How do Australian superannuation funds stack up against their global peers in terms of their approach to ESG engagement?
Australian super funds have had a pioneering role in direct engagement with company boards and are probably more advanced than many institutional owners elsewhere when it comes to prioritising ESG issues. We believe there is a real opportunity for Australian institutional investors to help educate others on the long-term impact of ESG factors.
Why do you think that is?
A national policy framework is supported by the Australian Council of Superannuation Investors governance guidelines, the ASX’s Corporate Governance Principles and Recommendations, and the Financial Services Council’s Blue Book.
Australian clients tend to have a deeper appreciation and understanding of the impacts of environmental and social issues on long-term value creation at companies. This is in line with priorities of our more sustainability-focused international clients. In a “sunburnt country” … water resource management, for example, has always been mission critical.
Can you share an example of how SSGA’s stewardship program has led to real change?
Our efforts to improve board refreshment over several years resulted in reversing a worrying trend in the US toward longer board tenure, which in some cases was undermining board independence.
In 2014, we were the first large institutional investor to introduce director tenure guidelines and ensured that our votes were aligned with them, even if it meant voting against directors more frequently than the market average.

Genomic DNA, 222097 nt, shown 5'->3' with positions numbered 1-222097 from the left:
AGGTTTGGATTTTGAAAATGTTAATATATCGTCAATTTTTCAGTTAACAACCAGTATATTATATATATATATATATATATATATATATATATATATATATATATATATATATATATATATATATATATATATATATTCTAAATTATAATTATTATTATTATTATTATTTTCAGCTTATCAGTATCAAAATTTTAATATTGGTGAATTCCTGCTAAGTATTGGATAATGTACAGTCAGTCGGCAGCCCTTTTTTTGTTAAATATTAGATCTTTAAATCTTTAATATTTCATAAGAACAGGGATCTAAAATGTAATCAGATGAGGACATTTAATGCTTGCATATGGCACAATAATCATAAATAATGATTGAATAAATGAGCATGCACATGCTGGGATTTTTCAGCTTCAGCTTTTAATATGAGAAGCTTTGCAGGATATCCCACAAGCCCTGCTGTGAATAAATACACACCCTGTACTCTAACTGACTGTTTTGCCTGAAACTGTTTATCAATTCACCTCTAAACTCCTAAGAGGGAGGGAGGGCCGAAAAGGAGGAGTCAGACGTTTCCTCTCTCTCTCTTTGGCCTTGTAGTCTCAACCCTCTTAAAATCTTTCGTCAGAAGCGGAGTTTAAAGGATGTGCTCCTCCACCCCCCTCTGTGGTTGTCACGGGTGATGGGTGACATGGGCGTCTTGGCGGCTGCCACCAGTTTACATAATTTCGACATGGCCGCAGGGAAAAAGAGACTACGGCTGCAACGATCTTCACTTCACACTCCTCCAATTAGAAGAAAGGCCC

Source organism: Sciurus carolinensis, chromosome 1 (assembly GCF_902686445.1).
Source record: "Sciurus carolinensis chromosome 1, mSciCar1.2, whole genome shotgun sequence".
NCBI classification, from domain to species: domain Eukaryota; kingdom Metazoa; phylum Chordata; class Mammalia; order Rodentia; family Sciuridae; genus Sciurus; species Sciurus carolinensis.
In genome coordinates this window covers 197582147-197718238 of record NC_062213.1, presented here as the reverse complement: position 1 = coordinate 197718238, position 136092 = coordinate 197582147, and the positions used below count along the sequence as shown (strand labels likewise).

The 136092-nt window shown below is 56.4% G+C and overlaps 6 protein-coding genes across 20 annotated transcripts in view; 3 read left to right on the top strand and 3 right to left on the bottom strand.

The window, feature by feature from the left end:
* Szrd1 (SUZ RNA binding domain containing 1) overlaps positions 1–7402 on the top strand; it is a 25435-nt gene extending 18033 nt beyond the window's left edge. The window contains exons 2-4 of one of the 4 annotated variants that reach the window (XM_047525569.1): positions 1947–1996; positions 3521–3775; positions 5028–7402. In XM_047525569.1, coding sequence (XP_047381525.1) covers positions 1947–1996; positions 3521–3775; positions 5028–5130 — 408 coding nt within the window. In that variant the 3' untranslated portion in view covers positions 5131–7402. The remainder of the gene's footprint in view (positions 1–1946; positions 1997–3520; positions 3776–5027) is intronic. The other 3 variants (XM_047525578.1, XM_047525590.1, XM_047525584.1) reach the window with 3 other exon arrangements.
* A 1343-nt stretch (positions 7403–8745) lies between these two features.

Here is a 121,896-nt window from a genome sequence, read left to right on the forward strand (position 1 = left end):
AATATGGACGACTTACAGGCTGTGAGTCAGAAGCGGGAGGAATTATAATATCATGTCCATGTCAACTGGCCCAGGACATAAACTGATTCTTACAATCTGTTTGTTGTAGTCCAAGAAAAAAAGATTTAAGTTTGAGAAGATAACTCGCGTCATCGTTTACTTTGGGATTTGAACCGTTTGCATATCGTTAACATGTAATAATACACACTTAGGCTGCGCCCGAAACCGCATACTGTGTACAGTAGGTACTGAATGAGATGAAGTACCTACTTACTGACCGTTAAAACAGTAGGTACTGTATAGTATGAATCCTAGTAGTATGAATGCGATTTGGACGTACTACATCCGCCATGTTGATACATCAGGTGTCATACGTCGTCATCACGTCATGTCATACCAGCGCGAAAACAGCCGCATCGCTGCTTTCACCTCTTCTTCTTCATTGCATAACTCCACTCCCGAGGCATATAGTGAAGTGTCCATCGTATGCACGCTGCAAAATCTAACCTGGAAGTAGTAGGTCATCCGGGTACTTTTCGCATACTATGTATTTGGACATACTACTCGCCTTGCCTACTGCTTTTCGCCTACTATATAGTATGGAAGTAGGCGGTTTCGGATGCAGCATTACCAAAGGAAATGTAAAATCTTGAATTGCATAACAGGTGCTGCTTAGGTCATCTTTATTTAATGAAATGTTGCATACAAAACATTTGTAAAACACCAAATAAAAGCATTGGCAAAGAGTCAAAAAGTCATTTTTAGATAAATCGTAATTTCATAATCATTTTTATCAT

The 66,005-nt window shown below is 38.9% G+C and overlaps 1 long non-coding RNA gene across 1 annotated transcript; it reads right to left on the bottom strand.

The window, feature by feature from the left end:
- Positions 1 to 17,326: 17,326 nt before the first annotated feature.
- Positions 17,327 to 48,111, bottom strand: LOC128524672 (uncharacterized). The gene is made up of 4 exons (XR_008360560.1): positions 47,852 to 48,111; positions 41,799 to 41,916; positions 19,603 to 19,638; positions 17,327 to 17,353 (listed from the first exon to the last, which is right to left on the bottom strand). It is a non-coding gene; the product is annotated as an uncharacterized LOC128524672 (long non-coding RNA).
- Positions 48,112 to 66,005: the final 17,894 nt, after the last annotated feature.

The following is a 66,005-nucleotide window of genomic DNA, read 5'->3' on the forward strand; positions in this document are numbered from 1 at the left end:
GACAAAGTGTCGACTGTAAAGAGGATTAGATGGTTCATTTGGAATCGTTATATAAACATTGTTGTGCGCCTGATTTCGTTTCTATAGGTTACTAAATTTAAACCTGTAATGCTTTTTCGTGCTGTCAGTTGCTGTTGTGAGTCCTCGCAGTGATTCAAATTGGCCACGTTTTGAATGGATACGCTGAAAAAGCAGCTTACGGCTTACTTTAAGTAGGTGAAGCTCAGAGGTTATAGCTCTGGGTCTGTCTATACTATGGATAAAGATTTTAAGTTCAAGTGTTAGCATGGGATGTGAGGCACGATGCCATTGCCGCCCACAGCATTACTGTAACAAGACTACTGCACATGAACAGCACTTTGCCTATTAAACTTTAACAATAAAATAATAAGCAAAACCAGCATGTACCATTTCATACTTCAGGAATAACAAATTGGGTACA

By the end of 2016, we had successfully changed the trajectory of the average director tenure in the market, which now stands at 8.6 years at S&P 500 company boards, compared with 8.8 years in 2014.
What about locally?
In Australia, we were part of a major initiative focused on adopting voting by poll at annual general meetings (AGM). In March 2015, SSGA joined a group of 25 international and domestic investors in Australia and identified 38 ASX-listed companies we felt should adopt voting by poll for all matters at [their] next [AGM].
By the end of 2015, almost two-thirds of the companies we identified for changing this policy had moved to voting by poll on all resolutions, demonstrating the power of global investor collaboration on corporate governance issues.